History Hackday

History Hackday will be taking placeat the Guardian’s offices in Kings Cross, London on January 22-23 2011!

A Hack Day is an event which brings together groups of designers, developers, and assorted interested folk over a weekend of high-octane hacking – a little over 24 hours to build new, working, stuff. At the end of the event everyone demonstrates whatever they’ve built in front of everyone else. There are often prizes.

Hack Days get people engaged with and excited about a subject, and our subject is history. There’s a lot of it about, but lots of it is stuck, on paper, in old HTML pages, in archives, on hard-to-reach databases. We want people to figure out how to set some of that free, and start bringing that history to life as… whatever crazy things people can come up with.

We want people to come up with hacks that make history accessible and understandable in new ways.

Think Scrapheap Challenge meets In Our Time versus Time Team in bed with A History of the World in 100 Objects.

We also want to get as many smart people interested in history into a room as we can: there are a whole load of hard problems we might be able to come up with some good ideas about solving (How should digital maps deal with changing landscapes? How might we join up some of those unfortunately separated data sets? How should government store this stuff going forward?)

There’ll be updates and thoughts here on the blog, and you’ll also be able to access datasets and join in over at the History Hack Day Wiki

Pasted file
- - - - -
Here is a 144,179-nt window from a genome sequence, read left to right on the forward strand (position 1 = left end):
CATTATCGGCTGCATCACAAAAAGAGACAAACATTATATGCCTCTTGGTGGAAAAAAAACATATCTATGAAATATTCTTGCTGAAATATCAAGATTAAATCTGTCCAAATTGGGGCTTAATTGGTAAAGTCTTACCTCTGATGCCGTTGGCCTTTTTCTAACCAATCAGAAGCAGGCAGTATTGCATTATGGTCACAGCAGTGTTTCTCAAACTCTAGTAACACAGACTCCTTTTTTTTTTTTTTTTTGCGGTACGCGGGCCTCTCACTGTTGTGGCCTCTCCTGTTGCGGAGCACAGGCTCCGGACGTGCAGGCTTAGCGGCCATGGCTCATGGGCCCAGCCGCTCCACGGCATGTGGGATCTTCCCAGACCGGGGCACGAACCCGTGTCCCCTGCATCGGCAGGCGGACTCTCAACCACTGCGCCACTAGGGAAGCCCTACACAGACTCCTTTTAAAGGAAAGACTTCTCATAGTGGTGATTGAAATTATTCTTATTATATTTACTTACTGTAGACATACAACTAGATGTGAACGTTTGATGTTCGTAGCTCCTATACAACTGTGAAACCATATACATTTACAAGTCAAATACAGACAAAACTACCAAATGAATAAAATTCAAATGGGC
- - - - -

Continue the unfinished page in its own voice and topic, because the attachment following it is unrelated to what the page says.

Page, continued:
Check out the schedule here and find out how to get to the venue over here.

If you are using social media tools to report on the day remember the hashtag is:


Some great projects from History Hackday 2011

by , 24/01/11 1:59am
Here are a couple of fantastic projects from the History Hackday 2011. History of the World in 100 Objects – Mobile Mashup of History of the World in 100 objects and Various Datafeeds Most Ancientest Thing Ever – an experiment to test everyone’s historical knowledge Plaqathon – A mobile app built on FB places. And […]

You know about Bletchley Park right? The place where the codebreakers, ten thousand people in all, including Alan Turing, worked round the clock during WW2 to crack German codes. Bletchley Park and the codebreakers, the place and people whose work shortened WW2 by two years potentially saving 22 million lives, 11 million people a year […] read more

Portable Antiquities

by , 21/01/11 7:22pm
(a post from Dan Pett of the Portable Antiquities Scheme) About 3 months ago, Matt contacted the Portable Antiquities Scheme via Twitter, to ask if we wanted to be involved in his History Hack Day event that is now imminent. Our project, which is funded via the DCMS, is based at the British Museum and […]

Photos from the History Hackday, January 2011 held at the Guardian Offices . read more

All kinds of history

by , 21/01/11 7:07pm
There are a whole set of problems when it comes to working with historical data, and the first hurdle is actually getting something which was written down, or printed, on paper into a machine-readable form in the first place. It’s a pretty big hurdle. Getting the archive of Harper’s Magazine online took Paul Ford eighteen […]

Some examples of previous History Hacks

by , 21/01/11 7:01pm
Things that have been previously made that could be considered History Hacks (although not necessarily made at hackdays) Southampton Blitz Map – mapping where every bomb fell on the worst nights of the Southampton Blitz. The Revolutionaries – Explore the history of science and find who influenced who. Made at Science Hackday. BBC Dimensions – […]